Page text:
The Impact of Broadband Redlining on Health Equity

July 21, 2021|6:20 p.m.| ASTHO Staff

Access to quality internet may not be the first thing you think of when you think about health equity, but it is something that impacts many communities. The Federal Communications Commission reports that 19 million Americans still lack access to high-speed internet. As the COVID-19 pandemic proved, having access to a healthcare provider over your computer or phone is important if physically getting to your doctor’s office isn’t an option. Communities of color, older adults, people with lower educational levels, and families of low-income are more likely to experience limited digital access.

ASTHO chatted with Craig Settles, a broadband expert with more than 30 years of experience. Since 2006 he has advised communities on broadband solutions. In this interview, Settles discusses ‘broadband redlining’, how pervasive it can be, and why the solutions will need to be community driven.

Listen to the interview here, or read the highlights below. The interview was condensed for clarity.

ASTHO: When people hear about broadband issues when it comes to telehealth, they think about rural.  So, talk a little more about these access challenges that these urban communities experience, and how this does disproportionately impact marginalized communities, and can it contribute to increasing health disparities. 

SETTLES: Right. So, when you look at what's driving the need, there are similar areas in both the rural and the urban need, right? Meaning you have issues with the distance to the doctor's, right—well, there's similar issues in the urban areas as well as the rural.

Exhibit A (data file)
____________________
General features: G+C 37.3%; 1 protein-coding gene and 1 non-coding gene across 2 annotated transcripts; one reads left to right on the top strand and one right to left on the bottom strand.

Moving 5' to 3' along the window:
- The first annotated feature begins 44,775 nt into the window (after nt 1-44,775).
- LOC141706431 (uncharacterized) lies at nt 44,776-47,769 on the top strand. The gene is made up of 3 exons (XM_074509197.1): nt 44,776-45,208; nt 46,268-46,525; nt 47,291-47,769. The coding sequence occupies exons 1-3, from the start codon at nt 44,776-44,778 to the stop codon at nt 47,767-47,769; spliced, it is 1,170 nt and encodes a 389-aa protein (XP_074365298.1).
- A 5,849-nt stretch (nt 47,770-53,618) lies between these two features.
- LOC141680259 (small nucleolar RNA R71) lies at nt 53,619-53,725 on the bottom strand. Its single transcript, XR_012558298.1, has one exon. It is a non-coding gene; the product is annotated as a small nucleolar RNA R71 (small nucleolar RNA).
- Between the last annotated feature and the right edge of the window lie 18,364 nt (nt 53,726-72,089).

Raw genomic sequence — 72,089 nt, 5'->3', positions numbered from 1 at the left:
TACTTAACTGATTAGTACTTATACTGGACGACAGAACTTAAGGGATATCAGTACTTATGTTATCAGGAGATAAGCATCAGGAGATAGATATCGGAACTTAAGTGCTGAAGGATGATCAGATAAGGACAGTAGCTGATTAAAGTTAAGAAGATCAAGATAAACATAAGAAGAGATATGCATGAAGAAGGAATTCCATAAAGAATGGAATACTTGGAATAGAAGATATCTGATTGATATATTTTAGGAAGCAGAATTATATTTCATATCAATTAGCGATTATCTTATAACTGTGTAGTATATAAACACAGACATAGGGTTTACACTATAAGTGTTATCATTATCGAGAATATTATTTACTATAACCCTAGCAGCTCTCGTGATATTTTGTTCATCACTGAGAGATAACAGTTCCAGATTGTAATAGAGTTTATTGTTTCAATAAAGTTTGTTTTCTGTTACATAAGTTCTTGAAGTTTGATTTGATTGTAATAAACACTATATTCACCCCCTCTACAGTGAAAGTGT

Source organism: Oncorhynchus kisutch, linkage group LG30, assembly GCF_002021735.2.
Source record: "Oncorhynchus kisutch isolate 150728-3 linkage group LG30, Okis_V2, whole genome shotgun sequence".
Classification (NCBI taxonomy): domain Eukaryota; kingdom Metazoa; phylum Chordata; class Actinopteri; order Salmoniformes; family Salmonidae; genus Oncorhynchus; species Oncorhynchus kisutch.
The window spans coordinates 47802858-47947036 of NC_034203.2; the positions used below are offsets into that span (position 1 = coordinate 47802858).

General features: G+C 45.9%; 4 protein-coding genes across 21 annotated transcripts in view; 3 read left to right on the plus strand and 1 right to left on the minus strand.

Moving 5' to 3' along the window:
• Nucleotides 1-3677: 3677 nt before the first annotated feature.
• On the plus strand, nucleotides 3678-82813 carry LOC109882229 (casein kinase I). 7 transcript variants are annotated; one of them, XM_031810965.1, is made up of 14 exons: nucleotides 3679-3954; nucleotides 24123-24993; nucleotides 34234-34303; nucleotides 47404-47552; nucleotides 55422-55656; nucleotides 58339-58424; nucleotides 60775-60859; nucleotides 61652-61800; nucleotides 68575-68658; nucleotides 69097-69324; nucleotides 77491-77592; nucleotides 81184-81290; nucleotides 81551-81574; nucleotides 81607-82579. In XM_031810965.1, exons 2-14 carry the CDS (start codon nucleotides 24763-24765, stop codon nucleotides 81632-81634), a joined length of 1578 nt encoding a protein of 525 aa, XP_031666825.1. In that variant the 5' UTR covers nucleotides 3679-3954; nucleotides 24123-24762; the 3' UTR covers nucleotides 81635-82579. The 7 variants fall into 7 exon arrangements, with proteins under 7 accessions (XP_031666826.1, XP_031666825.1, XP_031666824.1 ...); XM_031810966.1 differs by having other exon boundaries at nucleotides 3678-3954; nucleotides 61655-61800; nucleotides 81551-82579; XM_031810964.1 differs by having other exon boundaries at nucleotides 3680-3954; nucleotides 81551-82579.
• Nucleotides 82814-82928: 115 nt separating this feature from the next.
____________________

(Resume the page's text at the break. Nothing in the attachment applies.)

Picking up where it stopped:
Now, the rural may be a two, three-hour drive, but in the urban areas, it may be a two-hour bus ride. So, the distance is not the same in the urban areas, but the time it takes to get there is the same. 

If I'm working two and three jobs, which is a lot of the working poor of both the rural and the urban—again, that's a need for telehealth, because no one has time to go to the doctor's

But then, when Obama became president and he created this major stimulus program of which they carved out around 7 billion dollars, there was a heavy bent on putting that money in rural areas. 

And, as it progressed—as our issues with broadband progressed, or regressed, depending on how you look at it—that didn't change. That emphasis on the rural part didn't change.  And, as a result, people just assumed that the urban areas were fine, that there was no problem there. There was an AT&T store and a Verizon store at every mall, and so forth, so clearly the urban area is just fine. 

And that was a problem, and that led to a lot of the disparity. And it is only, I think, because of COVID-19 that it became clear that the pain is very much similar between urban and rural. And they couldn't make the case that it was just the rural area that we have to worry about.  Now, all of a sudden, it was New York City and Chicago, and Philadelphia, where they were looking at 50-60% of students in moderate to low-income areas, didn't have broadband. So, they couldn't look at that and say, "Well, we're just going to put that money into the rural areas." Now, they had to address the urban area. 

ASTHO: For somebody new to this topic, could you define broadband redlining and how that relates to current digital inequalities experienced by these historically marginalized communities today? 

SETTLES:  Sure. I think everyone remembers redlining as it rolled out because the banks wouldn't lend money to African-Americans and other people of color, so it was clearly a racial thing. 

If I am a provider of services—cable services, internet services, and so forth—I create a formula that says that I'm going to target this and that and this area over here. This is where we're going to market our services.  They may look at where people can get 100 cable channels when you find people who will pay $300 for a gigabyte broadband connection. So, they establish certain benchmarks that are based primarily on economics, and basically who can afford a certain level of services.